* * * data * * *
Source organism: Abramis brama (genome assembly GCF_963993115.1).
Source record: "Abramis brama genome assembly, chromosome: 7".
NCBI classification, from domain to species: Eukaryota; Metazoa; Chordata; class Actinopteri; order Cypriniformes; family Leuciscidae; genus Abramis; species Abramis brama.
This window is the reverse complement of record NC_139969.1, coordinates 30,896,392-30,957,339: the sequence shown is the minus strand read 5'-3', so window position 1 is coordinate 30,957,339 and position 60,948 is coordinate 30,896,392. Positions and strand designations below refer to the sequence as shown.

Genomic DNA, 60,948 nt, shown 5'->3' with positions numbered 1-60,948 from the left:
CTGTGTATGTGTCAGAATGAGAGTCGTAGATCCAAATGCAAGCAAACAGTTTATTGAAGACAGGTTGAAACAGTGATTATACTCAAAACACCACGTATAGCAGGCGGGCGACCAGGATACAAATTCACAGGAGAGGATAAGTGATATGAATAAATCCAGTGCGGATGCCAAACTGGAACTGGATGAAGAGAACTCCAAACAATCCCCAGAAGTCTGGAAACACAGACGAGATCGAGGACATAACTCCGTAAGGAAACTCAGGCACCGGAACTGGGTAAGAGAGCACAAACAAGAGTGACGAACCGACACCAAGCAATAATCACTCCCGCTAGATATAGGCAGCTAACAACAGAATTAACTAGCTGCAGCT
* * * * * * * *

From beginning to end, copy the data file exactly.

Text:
Source organism: Abramis brama (genome assembly GCF_963993115.1).
Source record: "Abramis brama genome assembly, chromosome: 7".
NCBI classification, from domain to species: Eukaryota; Metazoa; Chordata; class Actinopteri; order Cypriniformes; family Leuciscidae; genus Abramis; species Abramis brama.
This window is the reverse complement of record NC_139969.1, coordinates 30,896,392-30,957,339: the sequence shown is the minus strand read 5'-3', so window position 1 is coordinate 30,957,339 and position 60,948 is coordinate 30,896,392. Positions and strand designations below refer to the sequence as shown.

Genomic DNA, 60,948 nt, shown 5'->3' with positions numbered 1-60,948 from the left:
CTGTGTATGTGTCAGAATGAGAGTCGTAGATCCAAATGCAAGCAAACAGTTTATTGAAGACAGGTTGAAACAGTGATTATACTCAAAACACCACGTATAGCAGGCGGGCGACCAGGATACAAATTCACAGGAGAGGATAAGTGATATGAATAAATCCAGTGCGGATGCCAAACTGGAACTGGATGAAGAGAACTCCAAACAATCCCCAGAAGTCTGGAAACACAGACGAGATCGAGGACATAACTCCGTAAGGAAACTCAGGCACCGGAACTGGGTAAGAGAGCACAAACAAGAGTGACGAACCGACACCAAGCAATAATCACTCCCGCTAGATATAGGCAGCTAACAACAGAATTAACTAGCTGCAGCT